Advantages from the teachers' point of view
The main ways that teachers stated their projects were relevant to their teaching were as follows (in order of frequency):

1. created and improved relevant teaching materials
2. gained insights into new approaches to an area/topic
3. increased student motivation
4. improved skills and confidence.

The major benefits as individuals were (in order of frequency):

1. improved interactions with colleagues/sharing with colleagues
2. improved technological skills
3. improved classroom practice
4. greater understanding/awareness of an area/topic

In summary, the Action Learning professional development programs that I have been involved in have resulted in three main outcomes for the enhancement of student learning. They are:
improved teaching materials
more effective use of educational technology in the class
new approaches or strategies being adopted by the teachers.

Allwright, D. & Bailey, K. (1991) Focus on the language classroom: an introduction to classroom research for language teachers. Cambridge: Cambridge University Press.
Altrichter, H., Posch, P. & Somekh, B. (1993) Teachers investigate their work: an introduction to the methods of action research. London: Routledge.
Bailey, K. & Nunan, D. (eds.) (1996) Voices from the language classroom: Qualitative research in second language education. Cambridge: Cambridge University Press.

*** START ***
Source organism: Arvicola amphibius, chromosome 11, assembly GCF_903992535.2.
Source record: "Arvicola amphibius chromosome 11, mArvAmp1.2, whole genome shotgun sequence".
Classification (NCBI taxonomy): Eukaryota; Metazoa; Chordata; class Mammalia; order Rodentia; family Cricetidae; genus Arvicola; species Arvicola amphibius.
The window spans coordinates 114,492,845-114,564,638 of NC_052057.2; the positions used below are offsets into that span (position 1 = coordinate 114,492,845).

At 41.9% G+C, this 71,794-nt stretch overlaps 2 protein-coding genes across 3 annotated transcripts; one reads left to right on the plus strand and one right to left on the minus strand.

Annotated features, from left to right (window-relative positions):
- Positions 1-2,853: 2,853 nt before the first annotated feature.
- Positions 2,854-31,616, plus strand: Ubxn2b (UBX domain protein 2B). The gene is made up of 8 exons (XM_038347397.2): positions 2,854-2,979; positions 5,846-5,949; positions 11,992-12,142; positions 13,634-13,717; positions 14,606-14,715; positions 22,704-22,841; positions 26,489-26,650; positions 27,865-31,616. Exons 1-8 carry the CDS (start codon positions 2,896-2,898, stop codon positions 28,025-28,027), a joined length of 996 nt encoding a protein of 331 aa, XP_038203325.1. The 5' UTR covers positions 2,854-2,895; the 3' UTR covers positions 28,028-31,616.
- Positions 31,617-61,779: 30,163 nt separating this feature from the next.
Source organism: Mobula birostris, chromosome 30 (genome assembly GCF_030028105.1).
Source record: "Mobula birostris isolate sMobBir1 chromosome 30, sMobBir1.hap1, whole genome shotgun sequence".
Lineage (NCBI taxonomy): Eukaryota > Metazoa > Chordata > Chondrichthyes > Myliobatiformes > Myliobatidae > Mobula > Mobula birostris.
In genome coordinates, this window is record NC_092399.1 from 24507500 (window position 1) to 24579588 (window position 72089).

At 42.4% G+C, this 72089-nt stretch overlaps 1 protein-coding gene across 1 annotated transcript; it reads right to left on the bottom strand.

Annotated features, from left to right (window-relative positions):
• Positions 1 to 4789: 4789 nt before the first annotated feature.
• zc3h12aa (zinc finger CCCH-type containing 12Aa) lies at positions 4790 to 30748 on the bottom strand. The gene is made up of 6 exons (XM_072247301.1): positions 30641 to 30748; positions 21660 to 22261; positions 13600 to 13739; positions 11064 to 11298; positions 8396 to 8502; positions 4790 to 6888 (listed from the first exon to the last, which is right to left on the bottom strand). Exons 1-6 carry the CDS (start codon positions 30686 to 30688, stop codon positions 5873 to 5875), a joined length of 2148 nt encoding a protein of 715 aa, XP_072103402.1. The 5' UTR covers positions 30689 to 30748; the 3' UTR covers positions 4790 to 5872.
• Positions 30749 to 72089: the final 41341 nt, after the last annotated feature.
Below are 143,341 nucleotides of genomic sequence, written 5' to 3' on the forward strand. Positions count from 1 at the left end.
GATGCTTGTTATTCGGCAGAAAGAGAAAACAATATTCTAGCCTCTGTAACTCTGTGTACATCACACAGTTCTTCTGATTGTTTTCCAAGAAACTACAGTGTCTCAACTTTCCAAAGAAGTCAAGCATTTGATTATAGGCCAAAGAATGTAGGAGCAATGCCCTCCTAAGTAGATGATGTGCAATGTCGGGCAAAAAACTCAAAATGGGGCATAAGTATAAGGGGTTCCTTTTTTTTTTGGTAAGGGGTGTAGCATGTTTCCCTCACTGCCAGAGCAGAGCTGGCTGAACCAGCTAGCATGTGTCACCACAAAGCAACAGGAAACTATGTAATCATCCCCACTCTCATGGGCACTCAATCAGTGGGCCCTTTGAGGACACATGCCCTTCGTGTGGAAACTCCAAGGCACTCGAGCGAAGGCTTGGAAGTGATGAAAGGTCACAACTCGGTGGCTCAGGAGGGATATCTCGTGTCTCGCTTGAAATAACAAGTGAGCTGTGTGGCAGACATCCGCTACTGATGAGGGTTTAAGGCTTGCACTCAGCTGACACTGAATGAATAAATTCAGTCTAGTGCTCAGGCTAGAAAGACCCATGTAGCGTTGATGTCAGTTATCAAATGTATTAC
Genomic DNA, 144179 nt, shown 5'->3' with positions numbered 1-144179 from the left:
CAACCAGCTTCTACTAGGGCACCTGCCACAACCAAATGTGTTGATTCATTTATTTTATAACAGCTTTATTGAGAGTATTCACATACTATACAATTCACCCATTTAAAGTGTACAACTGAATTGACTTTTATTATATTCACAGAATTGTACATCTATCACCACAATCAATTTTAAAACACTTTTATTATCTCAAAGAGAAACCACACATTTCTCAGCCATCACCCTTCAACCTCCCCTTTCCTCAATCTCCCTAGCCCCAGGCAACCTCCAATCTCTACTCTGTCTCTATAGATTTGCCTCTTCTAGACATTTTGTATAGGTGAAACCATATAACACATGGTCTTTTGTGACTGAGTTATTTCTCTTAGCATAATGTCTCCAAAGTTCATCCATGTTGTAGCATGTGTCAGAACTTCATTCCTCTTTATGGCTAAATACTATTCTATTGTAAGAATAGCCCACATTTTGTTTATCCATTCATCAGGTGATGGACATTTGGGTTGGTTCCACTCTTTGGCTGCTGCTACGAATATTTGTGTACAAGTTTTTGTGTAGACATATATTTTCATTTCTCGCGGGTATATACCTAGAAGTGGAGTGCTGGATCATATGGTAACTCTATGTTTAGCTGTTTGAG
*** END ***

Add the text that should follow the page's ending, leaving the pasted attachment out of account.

Burns, A. (1999) Collaborative action research for English language teachers. Cambridge: Cambridge University Press.
Cohen, L. & Manion, L. (1985) Research methods in education. London: Croom Helm.
Crookes, G. (1999) Action research for second language teachers - going beyond teacher research.
Edge, J. (ed.) (2001) Action research: case studies in TESOL practice. Alexandria, VA: TESOL Inc.
Edge, J. & Richards, K. (eds.) (1993) Teachers develop teachers research. Oxford: Heinemann.
Elliott, J. (1991) Action research for educational change. Milton Keynes, UK: Open University Press.
Freeman, D. (1998) Doing teacher research: from inquiry to understanding. Boston: Heinle & Heinle.
Johnson, K. (1999) Understanding language teaching: reason in action. Boston: Heinle & Heinle.
Kemmis, S & McTaggart, R. (eds.) (1988) The action research planner (3rd ed.). Geelong, Victoria: Deakin University Press.
Nottingham Trent University. (1999) The development of teaching & learning.
Nunan, D. (1989) Understanding language classrooms: a guide for teacher-initiated action. London: Prentice Hall International.
The National Staff Development Committee. (1996) Action Learning in Vocational Education & Training. Chadstone, Victoria: NSDC Press.
Richards, J. & Lockhart, C. (1994) Reflective teaching in second language classrooms. Cambridge: Cambridge University Press.
Wallace, M. (1998) Action research for language teachers. Cambridge: Cambridge University Press.